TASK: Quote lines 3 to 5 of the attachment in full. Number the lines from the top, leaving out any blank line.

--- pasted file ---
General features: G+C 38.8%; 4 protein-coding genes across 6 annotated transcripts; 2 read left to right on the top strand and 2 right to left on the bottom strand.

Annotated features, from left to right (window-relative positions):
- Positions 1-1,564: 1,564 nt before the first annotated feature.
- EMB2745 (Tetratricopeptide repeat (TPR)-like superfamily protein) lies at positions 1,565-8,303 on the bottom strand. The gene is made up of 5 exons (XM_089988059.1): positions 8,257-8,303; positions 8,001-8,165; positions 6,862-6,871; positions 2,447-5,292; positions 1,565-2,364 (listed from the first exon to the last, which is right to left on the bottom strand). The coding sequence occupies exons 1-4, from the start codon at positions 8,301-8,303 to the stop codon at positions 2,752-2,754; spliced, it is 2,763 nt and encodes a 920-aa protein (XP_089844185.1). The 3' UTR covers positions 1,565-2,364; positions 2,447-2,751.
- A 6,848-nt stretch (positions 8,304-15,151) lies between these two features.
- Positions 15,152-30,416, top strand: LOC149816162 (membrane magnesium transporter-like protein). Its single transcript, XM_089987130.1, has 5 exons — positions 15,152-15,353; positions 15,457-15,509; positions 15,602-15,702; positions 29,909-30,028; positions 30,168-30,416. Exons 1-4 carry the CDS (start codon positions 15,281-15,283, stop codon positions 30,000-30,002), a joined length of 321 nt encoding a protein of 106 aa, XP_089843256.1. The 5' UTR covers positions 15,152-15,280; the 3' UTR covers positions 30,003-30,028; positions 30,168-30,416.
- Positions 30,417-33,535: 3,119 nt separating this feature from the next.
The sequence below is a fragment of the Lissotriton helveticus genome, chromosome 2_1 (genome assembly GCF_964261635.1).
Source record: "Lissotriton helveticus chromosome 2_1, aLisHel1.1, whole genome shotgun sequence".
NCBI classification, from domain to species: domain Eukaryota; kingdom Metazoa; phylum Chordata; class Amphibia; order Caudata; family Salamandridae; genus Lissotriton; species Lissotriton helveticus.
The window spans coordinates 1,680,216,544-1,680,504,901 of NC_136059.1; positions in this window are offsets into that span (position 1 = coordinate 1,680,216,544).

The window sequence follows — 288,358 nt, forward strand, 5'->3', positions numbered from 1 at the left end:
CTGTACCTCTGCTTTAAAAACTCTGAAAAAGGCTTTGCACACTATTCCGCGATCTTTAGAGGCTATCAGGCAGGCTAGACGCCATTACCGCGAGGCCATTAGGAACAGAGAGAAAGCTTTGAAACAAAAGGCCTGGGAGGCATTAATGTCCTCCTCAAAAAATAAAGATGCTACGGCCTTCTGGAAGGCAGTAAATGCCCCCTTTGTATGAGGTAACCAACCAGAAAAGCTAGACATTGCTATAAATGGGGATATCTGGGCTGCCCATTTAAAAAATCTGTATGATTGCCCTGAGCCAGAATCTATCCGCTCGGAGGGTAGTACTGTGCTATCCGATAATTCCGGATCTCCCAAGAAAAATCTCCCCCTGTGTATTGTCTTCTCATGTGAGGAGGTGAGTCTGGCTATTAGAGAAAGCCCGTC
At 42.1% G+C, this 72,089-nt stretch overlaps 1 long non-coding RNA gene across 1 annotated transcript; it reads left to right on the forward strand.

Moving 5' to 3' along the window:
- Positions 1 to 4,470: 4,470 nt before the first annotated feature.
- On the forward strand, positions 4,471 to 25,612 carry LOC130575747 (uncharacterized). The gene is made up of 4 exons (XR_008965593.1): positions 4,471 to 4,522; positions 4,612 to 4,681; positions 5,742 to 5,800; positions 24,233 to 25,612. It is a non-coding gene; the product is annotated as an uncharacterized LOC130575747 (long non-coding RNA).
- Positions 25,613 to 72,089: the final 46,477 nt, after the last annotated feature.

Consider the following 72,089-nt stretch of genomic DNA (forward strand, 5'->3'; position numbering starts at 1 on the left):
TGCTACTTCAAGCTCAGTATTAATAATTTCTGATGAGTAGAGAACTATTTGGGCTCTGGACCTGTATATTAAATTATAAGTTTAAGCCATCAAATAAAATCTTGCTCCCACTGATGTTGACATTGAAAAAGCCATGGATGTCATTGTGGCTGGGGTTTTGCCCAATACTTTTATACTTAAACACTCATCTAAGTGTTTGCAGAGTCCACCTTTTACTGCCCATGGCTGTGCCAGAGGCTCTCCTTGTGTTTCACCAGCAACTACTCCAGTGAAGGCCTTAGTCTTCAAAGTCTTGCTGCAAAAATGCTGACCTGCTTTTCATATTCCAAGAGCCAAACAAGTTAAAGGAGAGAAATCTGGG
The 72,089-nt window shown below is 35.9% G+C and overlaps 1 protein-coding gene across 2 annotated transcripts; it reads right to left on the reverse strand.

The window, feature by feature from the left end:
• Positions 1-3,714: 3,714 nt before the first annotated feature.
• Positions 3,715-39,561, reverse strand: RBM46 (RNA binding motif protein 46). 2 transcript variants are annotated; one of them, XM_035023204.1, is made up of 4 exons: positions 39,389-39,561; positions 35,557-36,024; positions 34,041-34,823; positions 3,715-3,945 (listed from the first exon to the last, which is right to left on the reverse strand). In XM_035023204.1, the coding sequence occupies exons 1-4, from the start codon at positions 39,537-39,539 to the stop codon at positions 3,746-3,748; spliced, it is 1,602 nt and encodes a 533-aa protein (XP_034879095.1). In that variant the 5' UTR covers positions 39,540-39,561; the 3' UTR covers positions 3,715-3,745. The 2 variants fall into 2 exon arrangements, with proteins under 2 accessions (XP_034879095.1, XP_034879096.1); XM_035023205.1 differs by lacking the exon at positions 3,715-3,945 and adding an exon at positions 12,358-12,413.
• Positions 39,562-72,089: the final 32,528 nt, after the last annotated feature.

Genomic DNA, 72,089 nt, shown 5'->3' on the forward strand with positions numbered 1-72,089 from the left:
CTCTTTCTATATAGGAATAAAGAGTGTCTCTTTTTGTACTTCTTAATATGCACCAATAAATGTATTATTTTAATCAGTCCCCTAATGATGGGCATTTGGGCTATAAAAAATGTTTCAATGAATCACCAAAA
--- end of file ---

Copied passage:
- Positions 1-1,564: 1,564 nt before the first annotated feature.
- EMB2745 (Tetratricopeptide repeat (TPR)-like superfamily protein) lies at positions 1,565-8,303 on the bottom strand. The gene is made up of 5 exons (XM_089988059.1): positions 8,257-8,303; positions 8,001-8,165; positions 6,862-6,871; positions 2,447-5,292; positions 1,565-2,364 (listed from the first exon to the last, which is right to left on the bottom strand). The coding sequence occupies exons 1-4, from the start codon at positions 8,301-8,303 to the stop codon at positions 2,752-2,754; spliced, it is 2,763 nt and encodes a 920-aa protein (XP_089844185.1). The 3' UTR covers positions 1,565-2,364; positions 2,447-2,751.
- A 6,848-nt stretch (positions 8,304-15,151) lies between these two features.